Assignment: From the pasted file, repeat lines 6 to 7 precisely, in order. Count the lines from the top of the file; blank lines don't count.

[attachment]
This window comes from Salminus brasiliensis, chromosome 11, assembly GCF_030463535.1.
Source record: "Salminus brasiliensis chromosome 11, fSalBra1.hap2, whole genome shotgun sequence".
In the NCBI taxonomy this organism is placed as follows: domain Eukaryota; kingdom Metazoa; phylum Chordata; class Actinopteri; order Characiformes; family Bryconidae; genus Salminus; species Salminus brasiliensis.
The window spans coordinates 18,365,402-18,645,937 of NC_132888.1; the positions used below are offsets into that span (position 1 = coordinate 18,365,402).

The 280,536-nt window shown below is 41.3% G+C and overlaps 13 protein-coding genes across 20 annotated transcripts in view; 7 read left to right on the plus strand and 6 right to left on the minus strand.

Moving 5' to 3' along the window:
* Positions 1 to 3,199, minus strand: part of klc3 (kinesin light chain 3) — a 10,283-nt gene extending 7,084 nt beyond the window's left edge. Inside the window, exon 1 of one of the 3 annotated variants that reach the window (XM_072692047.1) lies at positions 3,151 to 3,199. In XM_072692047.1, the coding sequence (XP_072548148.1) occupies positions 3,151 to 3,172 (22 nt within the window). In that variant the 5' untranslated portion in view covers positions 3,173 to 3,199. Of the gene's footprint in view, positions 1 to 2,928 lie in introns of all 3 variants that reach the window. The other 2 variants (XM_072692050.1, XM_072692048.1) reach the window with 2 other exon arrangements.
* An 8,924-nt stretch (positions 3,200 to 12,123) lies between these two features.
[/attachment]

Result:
Moving 5' to 3' along the window:
* Positions 1 to 3,199, minus strand: part of klc3 (kinesin light chain 3) — a 10,283-nt gene extending 7,084 nt beyond the window's left edge. Inside the window, exon 1 of one of the 3 annotated variants that reach the window (XM_072692047.1) lies at positions 3,151 to 3,199. In XM_072692047.1, the coding sequence (XP_072548148.1) occupies positions 3,151 to 3,172 (22 nt within the window). In that variant the 5' untranslated portion in view covers positions 3,173 to 3,199. Of the gene's footprint in view, positions 1 to 2,928 lie in introns of all 3 variants that reach the window. The other 2 variants (XM_072692050.1, XM_072692048.1) reach the window with 2 other exon arrangements.